It had been soooooo long since I had French toast. Anita suggested that I make some and I quickly put the things I needed on my grocery list. I started with homemade brioche bread, but you can use a loaf from the store or substitute another type of bread, such as challah. You’ll get the best results with day-old or slightly stale bread. My homemade brioche is nice and thick, absorbing loads of the egg batter, which is the key to a perfect French toast. You don’t just want a light coating on the outside, you want it all the way through, in each and every bite.
This brioche French toast checked off every box on my list of things that make for great French toast. A slightly crunchy crusty edge: check. Eggy creamy soft insides: check. Able to absorb tons of real Maple syrup: check and check again.
My homemade brioche is nice and thick, absorbing loads of the egg batter, which is the key to a perfect French toast. You don’t just want a light coating on the outside, you want it all the way through, in each and every bite.
Your favorite toppingsreal maple syrup, powdered sugar, whipped cream, fruits, etc
Preheat oven to 375 F.
Add half-and-half, eggs, honey and salt to a pie pan. Whisk with a fork.
Working in batches, place bread in the egg mixture and let soak on each side for 30 seconds. Transfer to a wire rack over a sheet pan.
Working in batches, melt 1 tablespoon of the butter in a large skillet. Add 2 bread slices to the skillet and cook until golden brown, 2-3 minutes. Flip and cook another 2-3 minutes. Remove to another wire rack over a sheet pan.
Transfer pan of bread to the oven and bake 5 minutes.
I woke up one morning and said “That’s it. I am not ignoring my bread machine any longer”. Like a lot of folks, I keep my bread machine at the back of the pantry. Way in the back. Well, no more. I’ve been using it to make fantastic po boy bread dough and since Anita requested French toast, I also made a great loaf of bread machine brioche bread. My first time. And yeah, though it’s not like I worked the dough by hand, it still feels homemade and boy, was the French toast out of this world!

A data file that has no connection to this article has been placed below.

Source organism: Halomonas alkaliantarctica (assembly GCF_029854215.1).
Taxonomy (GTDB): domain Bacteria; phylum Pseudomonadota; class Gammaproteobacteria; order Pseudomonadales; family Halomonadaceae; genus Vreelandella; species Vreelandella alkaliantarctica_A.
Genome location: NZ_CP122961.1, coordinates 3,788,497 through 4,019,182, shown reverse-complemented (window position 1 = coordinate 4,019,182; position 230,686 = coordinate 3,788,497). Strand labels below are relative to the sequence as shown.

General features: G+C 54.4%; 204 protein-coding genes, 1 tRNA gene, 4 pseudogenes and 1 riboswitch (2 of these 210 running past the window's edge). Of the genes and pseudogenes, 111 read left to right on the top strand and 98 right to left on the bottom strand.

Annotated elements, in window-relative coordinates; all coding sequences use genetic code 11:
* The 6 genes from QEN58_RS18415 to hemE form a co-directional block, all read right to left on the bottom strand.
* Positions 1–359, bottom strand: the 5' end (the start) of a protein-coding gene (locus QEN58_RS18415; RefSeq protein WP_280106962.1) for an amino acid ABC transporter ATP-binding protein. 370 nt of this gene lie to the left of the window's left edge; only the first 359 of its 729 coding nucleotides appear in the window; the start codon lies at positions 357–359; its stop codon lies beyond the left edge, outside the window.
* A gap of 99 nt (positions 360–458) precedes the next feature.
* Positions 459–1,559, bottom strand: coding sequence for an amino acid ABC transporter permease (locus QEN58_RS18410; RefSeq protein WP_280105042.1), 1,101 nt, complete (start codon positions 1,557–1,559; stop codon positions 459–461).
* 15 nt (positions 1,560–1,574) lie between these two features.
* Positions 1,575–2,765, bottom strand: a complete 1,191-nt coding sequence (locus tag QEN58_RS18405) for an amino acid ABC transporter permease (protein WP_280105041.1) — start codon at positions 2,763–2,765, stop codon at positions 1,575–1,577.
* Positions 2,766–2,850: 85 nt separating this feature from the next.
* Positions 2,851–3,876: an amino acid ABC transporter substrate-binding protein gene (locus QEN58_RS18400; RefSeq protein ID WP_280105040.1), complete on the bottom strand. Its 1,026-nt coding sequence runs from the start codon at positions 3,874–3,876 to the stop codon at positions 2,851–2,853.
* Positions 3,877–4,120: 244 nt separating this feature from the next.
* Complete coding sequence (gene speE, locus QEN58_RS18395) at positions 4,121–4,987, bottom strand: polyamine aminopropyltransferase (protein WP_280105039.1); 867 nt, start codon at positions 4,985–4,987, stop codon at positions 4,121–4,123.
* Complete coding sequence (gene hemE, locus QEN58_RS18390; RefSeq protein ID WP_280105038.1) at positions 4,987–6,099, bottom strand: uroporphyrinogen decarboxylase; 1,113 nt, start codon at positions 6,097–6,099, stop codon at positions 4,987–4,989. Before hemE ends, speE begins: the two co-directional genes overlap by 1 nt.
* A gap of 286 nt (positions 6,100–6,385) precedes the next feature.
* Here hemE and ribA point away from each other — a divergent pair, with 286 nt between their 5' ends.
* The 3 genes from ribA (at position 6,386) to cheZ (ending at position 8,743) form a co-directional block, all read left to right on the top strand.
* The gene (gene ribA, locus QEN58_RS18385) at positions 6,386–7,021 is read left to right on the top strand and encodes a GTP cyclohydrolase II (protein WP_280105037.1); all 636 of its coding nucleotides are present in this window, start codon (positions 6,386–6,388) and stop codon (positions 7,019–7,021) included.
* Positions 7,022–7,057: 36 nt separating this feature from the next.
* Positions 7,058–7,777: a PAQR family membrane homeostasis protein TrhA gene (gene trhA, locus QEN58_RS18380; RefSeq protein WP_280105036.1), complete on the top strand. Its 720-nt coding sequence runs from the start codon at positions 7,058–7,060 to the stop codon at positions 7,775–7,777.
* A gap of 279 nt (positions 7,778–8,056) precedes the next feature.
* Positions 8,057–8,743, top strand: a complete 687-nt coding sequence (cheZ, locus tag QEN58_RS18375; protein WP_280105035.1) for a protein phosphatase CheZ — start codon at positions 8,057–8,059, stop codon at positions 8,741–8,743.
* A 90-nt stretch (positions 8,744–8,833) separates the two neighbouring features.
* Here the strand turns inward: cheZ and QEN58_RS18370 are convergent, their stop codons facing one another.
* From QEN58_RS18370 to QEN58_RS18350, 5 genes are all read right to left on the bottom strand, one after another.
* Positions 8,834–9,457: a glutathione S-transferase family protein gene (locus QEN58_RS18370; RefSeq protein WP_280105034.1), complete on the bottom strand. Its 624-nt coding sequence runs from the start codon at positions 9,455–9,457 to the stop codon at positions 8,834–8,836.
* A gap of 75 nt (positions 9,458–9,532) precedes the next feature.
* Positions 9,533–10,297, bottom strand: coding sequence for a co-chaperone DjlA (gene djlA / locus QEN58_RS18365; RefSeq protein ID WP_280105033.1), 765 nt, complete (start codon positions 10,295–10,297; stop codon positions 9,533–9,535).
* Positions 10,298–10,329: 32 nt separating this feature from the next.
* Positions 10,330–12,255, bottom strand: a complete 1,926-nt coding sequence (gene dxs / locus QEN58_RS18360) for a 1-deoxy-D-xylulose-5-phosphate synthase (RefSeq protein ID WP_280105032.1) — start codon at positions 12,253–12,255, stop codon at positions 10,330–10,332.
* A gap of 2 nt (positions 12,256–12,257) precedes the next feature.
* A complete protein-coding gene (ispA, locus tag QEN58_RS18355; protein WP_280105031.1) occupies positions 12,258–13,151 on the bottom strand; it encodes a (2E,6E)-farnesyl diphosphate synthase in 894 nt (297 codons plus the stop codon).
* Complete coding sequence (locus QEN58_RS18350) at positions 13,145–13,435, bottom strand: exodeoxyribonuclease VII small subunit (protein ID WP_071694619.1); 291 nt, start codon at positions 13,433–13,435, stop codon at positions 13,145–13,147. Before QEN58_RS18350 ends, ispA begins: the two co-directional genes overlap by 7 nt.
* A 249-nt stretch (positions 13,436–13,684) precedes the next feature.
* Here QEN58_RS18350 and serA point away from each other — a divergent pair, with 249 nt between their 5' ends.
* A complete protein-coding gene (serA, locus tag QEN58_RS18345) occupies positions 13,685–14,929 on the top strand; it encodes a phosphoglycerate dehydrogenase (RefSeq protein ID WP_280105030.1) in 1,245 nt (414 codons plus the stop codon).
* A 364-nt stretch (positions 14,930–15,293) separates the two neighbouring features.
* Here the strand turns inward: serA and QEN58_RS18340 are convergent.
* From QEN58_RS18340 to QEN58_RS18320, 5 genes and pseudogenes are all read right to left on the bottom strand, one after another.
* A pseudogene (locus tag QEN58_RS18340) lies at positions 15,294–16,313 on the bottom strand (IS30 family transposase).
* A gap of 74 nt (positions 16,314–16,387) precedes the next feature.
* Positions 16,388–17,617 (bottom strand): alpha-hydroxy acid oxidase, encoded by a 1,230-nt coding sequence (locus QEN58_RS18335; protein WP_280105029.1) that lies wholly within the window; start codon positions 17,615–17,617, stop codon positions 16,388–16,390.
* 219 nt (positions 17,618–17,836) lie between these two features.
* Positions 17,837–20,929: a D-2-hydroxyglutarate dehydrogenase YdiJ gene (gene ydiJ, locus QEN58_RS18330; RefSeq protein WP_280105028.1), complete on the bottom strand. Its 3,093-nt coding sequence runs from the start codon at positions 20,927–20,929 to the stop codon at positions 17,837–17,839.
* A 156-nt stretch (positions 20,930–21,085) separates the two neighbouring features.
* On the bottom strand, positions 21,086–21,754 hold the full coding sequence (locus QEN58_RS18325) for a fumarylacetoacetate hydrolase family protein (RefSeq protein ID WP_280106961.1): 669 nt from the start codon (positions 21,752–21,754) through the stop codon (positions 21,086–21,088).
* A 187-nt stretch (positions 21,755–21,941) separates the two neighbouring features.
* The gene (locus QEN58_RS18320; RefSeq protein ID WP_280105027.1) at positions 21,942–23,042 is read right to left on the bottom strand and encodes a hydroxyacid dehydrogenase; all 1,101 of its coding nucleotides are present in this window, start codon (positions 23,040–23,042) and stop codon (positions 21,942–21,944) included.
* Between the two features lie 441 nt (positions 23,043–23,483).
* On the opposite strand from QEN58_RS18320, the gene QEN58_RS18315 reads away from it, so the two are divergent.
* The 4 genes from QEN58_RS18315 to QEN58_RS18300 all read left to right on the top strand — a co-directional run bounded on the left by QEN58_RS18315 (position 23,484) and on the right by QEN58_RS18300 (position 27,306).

This bread machine brioche is so soft and eggy inside. The crust is thin but a little crunchy. It holds up well for making French toast.
The key to this bread is determining when to add the butter. You’ll be adding 8 tablespoons (a stick), one tablespoon at a time at 1 minute intervals, during the last kneading cycle. For our bread maker the second (last) kneed cycle ends 35 minutes after starting the machine. That means I add the first tablespoon of butter after 27 minutes. You’ll want to consult your bread machine manual to know when the kneading cycle ends.
8tablespoonsunsalted buttercut into tablespoon-sized pats, softened
Add all ingredients except for the softened butter to the bread machine in the order specified by your bread machine maker. I have listed the ingredients in the order for my older model Regal bread maker.
Set your bread machine to ‘sweet’ or ‘regular’ if yours doesn’t have a ‘sweet’ setting and begin processing.
minutes before the second kneed cycle is completed start adding the butter, 1 tablespoon at a time, 1 minute between adding each one. NOTE: My bread machine book has a chart showing the various cycle times. For mine, making sweet bread, the 2nd kneed begins after 15 minutes and last 20 minuets. So, I began adding the butter 27 minutes (15 minutes + 20 minutes – 8 minutes) after starting the bread.
Let machine finish and then open the top. Let the bread cool 20 minutes before removing to slice.
Follow the measurement amounts exactly to get the proper texture.